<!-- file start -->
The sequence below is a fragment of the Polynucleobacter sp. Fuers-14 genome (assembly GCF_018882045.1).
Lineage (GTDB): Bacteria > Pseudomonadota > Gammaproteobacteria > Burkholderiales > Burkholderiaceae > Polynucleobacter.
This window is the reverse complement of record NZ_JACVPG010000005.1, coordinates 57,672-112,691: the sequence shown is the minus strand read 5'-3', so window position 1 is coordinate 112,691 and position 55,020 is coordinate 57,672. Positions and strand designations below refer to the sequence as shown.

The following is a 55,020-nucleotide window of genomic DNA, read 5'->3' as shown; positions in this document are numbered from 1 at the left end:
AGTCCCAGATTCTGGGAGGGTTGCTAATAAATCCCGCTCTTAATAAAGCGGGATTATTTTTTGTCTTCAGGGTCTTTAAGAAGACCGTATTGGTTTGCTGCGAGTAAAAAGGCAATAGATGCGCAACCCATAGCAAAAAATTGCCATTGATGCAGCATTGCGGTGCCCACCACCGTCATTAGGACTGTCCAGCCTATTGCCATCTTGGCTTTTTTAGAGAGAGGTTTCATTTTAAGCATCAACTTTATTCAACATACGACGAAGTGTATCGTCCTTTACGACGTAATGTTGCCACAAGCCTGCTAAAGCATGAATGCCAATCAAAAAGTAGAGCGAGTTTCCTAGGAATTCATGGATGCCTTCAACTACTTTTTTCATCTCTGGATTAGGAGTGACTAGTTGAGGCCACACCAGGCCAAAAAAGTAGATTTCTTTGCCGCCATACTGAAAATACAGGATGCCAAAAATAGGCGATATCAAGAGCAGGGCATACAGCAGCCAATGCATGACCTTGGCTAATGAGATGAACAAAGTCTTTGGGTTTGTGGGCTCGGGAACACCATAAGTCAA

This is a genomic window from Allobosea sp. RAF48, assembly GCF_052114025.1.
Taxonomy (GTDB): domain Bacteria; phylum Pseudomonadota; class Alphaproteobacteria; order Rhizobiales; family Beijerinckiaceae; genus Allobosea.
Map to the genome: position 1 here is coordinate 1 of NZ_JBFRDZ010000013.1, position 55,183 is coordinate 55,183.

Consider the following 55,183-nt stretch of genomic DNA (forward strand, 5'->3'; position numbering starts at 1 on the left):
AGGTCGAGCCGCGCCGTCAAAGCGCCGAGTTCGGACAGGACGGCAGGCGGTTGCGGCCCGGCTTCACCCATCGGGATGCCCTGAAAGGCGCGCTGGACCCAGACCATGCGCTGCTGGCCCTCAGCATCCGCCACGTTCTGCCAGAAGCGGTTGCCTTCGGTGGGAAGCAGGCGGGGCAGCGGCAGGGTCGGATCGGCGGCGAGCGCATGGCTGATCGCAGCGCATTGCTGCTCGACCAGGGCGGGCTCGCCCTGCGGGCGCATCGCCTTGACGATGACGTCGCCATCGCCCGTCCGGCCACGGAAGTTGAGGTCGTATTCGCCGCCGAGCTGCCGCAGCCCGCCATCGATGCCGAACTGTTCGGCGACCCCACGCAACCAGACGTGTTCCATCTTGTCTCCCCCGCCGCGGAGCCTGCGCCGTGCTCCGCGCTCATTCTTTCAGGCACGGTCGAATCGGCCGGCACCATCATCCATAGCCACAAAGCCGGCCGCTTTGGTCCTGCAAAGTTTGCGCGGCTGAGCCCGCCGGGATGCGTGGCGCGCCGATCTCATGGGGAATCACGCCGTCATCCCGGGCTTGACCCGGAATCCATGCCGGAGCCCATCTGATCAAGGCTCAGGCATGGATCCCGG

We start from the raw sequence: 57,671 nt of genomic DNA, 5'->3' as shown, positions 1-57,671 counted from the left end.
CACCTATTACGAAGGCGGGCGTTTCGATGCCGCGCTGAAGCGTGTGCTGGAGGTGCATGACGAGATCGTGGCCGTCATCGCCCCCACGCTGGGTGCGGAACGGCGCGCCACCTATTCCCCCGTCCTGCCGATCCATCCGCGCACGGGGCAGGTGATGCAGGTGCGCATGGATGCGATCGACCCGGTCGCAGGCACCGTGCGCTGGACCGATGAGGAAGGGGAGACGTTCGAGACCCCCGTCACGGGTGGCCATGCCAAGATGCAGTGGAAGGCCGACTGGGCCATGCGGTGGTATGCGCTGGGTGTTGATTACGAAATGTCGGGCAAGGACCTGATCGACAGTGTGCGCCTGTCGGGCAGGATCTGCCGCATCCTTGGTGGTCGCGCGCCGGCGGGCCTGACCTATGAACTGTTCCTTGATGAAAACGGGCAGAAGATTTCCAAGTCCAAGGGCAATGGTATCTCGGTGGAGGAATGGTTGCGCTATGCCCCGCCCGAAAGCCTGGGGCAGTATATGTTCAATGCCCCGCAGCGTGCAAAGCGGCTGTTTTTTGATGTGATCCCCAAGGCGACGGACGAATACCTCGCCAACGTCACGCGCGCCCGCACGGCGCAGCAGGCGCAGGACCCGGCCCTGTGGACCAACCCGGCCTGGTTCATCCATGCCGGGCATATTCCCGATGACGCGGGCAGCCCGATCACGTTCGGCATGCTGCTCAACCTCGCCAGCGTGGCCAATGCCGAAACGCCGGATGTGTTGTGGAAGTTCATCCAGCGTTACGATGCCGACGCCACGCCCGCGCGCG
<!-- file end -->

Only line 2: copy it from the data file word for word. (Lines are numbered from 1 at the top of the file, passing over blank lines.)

Lineage (GTDB): Bacteria > Pseudomonadota > Gammaproteobacteria > Burkholderiales > Burkholderiaceae > Polynucleobacter.